Archive for April, 2010

Bugs, bees – and snails

Posted in garden, insects, oxfordshire, photography, Uncategorized, wildlife with tags , , , , on 25 April 2010 by bramblejungle

A warm weekend saw large numbers of hoverfiles and solitary bees; then it rained, and hundreds of tiny snails emerged to take their part in the food chain (for hedgehogs and song-thrushes, I hope):
Cuckoo bee
Nettle bug (Liocoris tripustulatus )
Red mason bee (Osmia rufa)
Snail
Girdled snail (Hygromia cinctella)
Snail

Fledging

Posted in birds, flight, garden, oxfordshire, photography, wildlife with tags , , , on 23 April 2010 by bramblejungle

It’s the time of year when you get mobbed by angry parents if you accidentally get too close to Junior when flying lessons are in progress:
Blackbird fledgling

Common and not-so-common

Posted in birds, insects, oxfordshire, photography with tags , , , , , , , on 18 April 2010 by bramblejungle

Despite identifying nearly 400 species in the local patch, I still have a list of obvious things missing – pheasants, woodpeckers, ducks, rats, mice…. I know they’re here (woodpeckers and pheasants audibly so!) but have not yet managed to photograph them.

Here are a couple that would-be allotment holders may need to know about:
Rabbit
Muntjac

Migratory birds have turned up on schedule:
Willow warbler (I think):
Willow warbler?

Chiff-chaff (last year’s photo, but definitely here this year):
Chiffchaff (Phylloscopus collybita)

And here’s something I certainly haven’t seen before. Friends on Flickr think it’s probably Eremocoris podagricus, a ground bug that occurs locally on chalky soils:
Groundbug (Eremocoris podagricus)

A slow start

Posted in garden, insects, oxfordshire, photography, wildlife with tags , , , , , , on 14 April 2010 by bramblejungle

Spring is here, just about, but temperatures are barely reaching double figures because of a north-easterly wind, and smaller wildlife is emerging slowly.
Near the new allotments, the wild comfrey is being eaten to the ground by caterpillars. These turn out to be the larvae of the Scarlet Tiger Moth, which I’ve never seen: UK Moths have a picture.
Scarlet Tiger Moth (Callimorpha dominula) caterpillar

The lawn is gradually being patterned with mining bee nests like last year’s),

and a small tortoiseshell butterfly has made it out of hibernation:
Small Tortoiseshell (Aglais urticae)

Hiding in the compost bin are a small shield bug and a 14-spot ladybird (the yellow background is a banana skin).
Shieldbug (Legnotus limbosus)
14-spot ladybird (Propylea 14-punctata)

At last…

Posted in garden, insects, oxfordshire, photography, wildlife with tags , , , , on 8 April 2010 by bramblejungle

…it’s warm enough for the over-wintering insects to come out of hibernation, and the garden is full of activity: a wren and a coal-tit picking insects off the trees, clouds of leaf-hoppers, numerous ladybirds (mostly 7-spot, but I did see one Harlequin), a couple of butterflies (Brimstone and Peacock). Here are a few things I hadn’t seen before:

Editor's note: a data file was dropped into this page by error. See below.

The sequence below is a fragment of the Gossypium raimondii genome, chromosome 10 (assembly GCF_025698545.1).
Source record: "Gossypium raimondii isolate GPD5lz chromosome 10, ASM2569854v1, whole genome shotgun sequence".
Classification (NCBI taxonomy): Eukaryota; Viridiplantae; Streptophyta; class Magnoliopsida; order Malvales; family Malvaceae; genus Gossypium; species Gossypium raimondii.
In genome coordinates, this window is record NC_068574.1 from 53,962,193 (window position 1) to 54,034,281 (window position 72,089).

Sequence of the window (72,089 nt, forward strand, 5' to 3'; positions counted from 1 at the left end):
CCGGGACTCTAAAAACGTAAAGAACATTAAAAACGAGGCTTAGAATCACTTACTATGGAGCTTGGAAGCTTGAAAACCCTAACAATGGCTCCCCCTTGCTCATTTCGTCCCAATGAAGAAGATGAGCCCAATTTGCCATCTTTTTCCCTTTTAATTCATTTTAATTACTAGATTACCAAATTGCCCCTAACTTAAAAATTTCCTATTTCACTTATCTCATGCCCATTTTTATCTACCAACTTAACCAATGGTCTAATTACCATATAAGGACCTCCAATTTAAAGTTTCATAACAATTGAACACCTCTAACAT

Two leafhoppers (in addition to hundreds of green Empoasca sp.) – many of these over-winter on conifers. This one was on a yew needle:
Leafhopper (Balclutha punctata)
and this one on a bramble leaf:
Leafhopper (Zygina flammigera)
This is a Red Velvet Mite. It apparently plays a role in decomposing dead plant matter, and (unlike the much smaller Red Spider Mite) is not a garden pest. I just can’t imagine how I’ve never seen one before – the red colour is really vivid.
Red velvet mite (Trombidium sp.)
Here’s a Bee Fly: not really welcome, as they are predators of solitary bees, but evidence that solitary bees must be nesting here (the Bee Fly lays its eggs near the bees’ nests).
Bee fly (Bombylius major)

Another ladybird

Posted in garden, insects, oxfordshire, photography, wildlife with tags , , on 3 April 2010 by bramblejungle

Last July I wrote about the 5 indigenous ladybird species I’ve found here. Today I found a 6th, the 11-spot. It’s a small species, about 5mm long (about the same size as the 10-spot, but distinguishable by the number of spots and its black legs); according to the Woodland Trust it’s not uncommon in the Thames Valley because it likes the weather here – it “prefers warm moist places”. I hope it can swim.
11-spot ladybird (Coccinella 11-punctata)

Holiday weekend

Posted in "red kite", birds, flight, garden, oxfordshire, photography, wildlife with tags , , on 2 April 2010 by bramblejungle

It’s a bank holiday weekend, and therefore cold and wet. The birds sang in the rain and the bugs stayed under cover, but the sky did clear long enough for a red kite photo:
Red Kite

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